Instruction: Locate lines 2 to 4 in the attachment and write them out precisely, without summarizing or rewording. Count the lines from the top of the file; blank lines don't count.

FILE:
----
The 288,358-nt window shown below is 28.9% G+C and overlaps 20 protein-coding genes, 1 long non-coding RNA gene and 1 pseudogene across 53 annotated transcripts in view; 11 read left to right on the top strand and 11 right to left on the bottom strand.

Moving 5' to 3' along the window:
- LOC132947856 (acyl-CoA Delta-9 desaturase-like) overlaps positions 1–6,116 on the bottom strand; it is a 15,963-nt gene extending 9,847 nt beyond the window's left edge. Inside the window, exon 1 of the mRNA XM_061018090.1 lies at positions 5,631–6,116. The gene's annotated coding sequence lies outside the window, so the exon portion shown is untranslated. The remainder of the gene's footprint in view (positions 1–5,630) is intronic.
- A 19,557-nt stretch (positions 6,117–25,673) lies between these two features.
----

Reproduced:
Moving 5' to 3' along the window:
- LOC132947856 (acyl-CoA Delta-9 desaturase-like) overlaps positions 1–6,116 on the bottom strand; it is a 15,963-nt gene extending 9,847 nt beyond the window's left edge. Inside the window, exon 1 of the mRNA XM_061018090.1 lies at positions 5,631–6,116. The gene's annotated coding sequence lies outside the window, so the exon portion shown is untranslated. The remainder of the gene's footprint in view (positions 1–5,630) is intronic.
- A 19,557-nt stretch (positions 6,117–25,673) lies between these two features.